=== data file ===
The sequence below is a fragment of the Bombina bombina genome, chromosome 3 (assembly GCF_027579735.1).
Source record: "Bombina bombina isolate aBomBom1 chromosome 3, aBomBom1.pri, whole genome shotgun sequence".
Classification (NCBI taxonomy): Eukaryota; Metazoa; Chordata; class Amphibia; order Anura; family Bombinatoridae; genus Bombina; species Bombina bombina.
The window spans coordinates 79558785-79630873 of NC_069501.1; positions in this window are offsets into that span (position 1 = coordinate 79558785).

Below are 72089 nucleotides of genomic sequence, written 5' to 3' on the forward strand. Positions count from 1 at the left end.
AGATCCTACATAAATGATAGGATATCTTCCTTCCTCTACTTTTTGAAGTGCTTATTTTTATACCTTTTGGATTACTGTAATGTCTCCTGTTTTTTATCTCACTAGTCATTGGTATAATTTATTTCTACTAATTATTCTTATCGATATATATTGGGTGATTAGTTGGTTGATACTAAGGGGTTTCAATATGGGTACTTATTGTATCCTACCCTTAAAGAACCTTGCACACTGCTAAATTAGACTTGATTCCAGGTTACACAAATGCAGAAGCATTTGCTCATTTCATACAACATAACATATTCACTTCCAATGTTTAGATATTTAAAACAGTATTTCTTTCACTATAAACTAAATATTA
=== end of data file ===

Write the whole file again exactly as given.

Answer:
The sequence below is a fragment of the Bombina bombina genome, chromosome 3 (assembly GCF_027579735.1).
Source record: "Bombina bombina isolate aBomBom1 chromosome 3, aBomBom1.pri, whole genome shotgun sequence".
Classification (NCBI taxonomy): Eukaryota; Metazoa; Chordata; class Amphibia; order Anura; family Bombinatoridae; genus Bombina; species Bombina bombina.
The window spans coordinates 79558785-79630873 of NC_069501.1; positions in this window are offsets into that span (position 1 = coordinate 79558785).

Below are 72089 nucleotides of genomic sequence, written 5' to 3' on the forward strand. Positions count from 1 at the left end.
AGATCCTACATAAATGATAGGATATCTTCCTTCCTCTACTTTTTGAAGTGCTTATTTTTATACCTTTTGGATTACTGTAATGTCTCCTGTTTTTTATCTCACTAGTCATTGGTATAATTTATTTCTACTAATTATTCTTATCGATATATATTGGGTGATTAGTTGGTTGATACTAAGGGGTTTCAATATGGGTACTTATTGTATCCTACCCTTAAAGAACCTTGCACACTGCTAAATTAGACTTGATTCCAGGTTACACAAATGCAGAAGCATTTGCTCATTTCATACAACATAACATATTCACTTCCAATGTTTAGATATTTAAAACAGTATTTCTTTCACTATAAACTAAATATTA